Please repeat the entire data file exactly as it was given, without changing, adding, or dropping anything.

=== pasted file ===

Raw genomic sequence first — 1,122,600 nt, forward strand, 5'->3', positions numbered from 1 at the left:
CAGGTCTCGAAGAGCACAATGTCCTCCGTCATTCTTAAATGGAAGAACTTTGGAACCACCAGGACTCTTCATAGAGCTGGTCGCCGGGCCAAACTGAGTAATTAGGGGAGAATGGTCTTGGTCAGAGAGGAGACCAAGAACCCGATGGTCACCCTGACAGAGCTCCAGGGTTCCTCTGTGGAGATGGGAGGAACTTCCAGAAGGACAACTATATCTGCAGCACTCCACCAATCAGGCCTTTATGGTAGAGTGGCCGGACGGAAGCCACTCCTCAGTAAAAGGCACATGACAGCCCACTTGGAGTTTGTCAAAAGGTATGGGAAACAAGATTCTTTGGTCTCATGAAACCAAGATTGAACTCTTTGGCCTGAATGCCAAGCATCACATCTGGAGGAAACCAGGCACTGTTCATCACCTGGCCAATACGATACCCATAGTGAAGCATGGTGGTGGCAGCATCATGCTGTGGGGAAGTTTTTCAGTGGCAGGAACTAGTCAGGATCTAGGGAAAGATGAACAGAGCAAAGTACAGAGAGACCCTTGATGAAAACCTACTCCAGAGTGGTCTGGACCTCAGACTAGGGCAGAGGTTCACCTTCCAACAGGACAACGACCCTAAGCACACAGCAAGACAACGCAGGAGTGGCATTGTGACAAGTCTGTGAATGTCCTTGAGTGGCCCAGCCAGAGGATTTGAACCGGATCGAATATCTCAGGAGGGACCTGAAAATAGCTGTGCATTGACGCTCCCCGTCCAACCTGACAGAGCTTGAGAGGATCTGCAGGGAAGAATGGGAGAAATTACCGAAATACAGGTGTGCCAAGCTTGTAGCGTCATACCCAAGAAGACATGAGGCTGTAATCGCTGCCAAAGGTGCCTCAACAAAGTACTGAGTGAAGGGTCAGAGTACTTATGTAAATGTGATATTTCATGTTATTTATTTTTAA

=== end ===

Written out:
Raw genomic sequence first — 1,122,600 nt, forward strand, 5'->3', positions numbered from 1 at the left:
CAGGTCTCGAAGAGCACAATGTCCTCCGTCATTCTTAAATGGAAGAACTTTGGAACCACCAGGACTCTTCATAGAGCTGGTCGCCGGGCCAAACTGAGTAATTAGGGGAGAATGGTCTTGGTCAGAGAGGAGACCAAGAACCCGATGGTCACCCTGACAGAGCTCCAGGGTTCCTCTGTGGAGATGGGAGGAACTTCCAGAAGGACAACTATATCTGCAGCACTCCACCAATCAGGCCTTTATGGTAGAGTGGCCGGACGGAAGCCACTCCTCAGTAAAAGGCACATGACAGCCCACTTGGAGTTTGTCAAAAGGTATGGGAAACAAGATTCTTTGGTCTCATGAAACCAAGATTGAACTCTTTGGCCTGAATGCCAAGCATCACATCTGGAGGAAACCAGGCACTGTTCATCACCTGGCCAATACGATACCCATAGTGAAGCATGGTGGTGGCAGCATCATGCTGTGGGGAAGTTTTTCAGTGGCAGGAACTAGTCAGGATCTAGGGAAAGATGAACAGAGCAAAGTACAGAGAGACCCTTGATGAAAACCTACTCCAGAGTGGTCTGGACCTCAGACTAGGGCAGAGGTTCACCTTCCAACAGGACAACGACCCTAAGCACACAGCAAGACAACGCAGGAGTGGCATTGTGACAAGTCTGTGAATGTCCTTGAGTGGCCCAGCCAGAGGATTTGAACCGGATCGAATATCTCAGGAGGGACCTGAAAATAGCTGTGCATTGACGCTCCCCGTCCAACCTGACAGAGCTTGAGAGGATCTGCAGGGAAGAATGGGAGAAATTACCGAAATACAGGTGTGCCAAGCTTGTAGCGTCATACCCAAGAAGACATGAGGCTGTAATCGCTGCCAAAGGTGCCTCAACAAAGTACTGAGTGAAGGGTCAGAGTACTTATGTAAATGTGATATTTCATGTTATTTATTTTTAA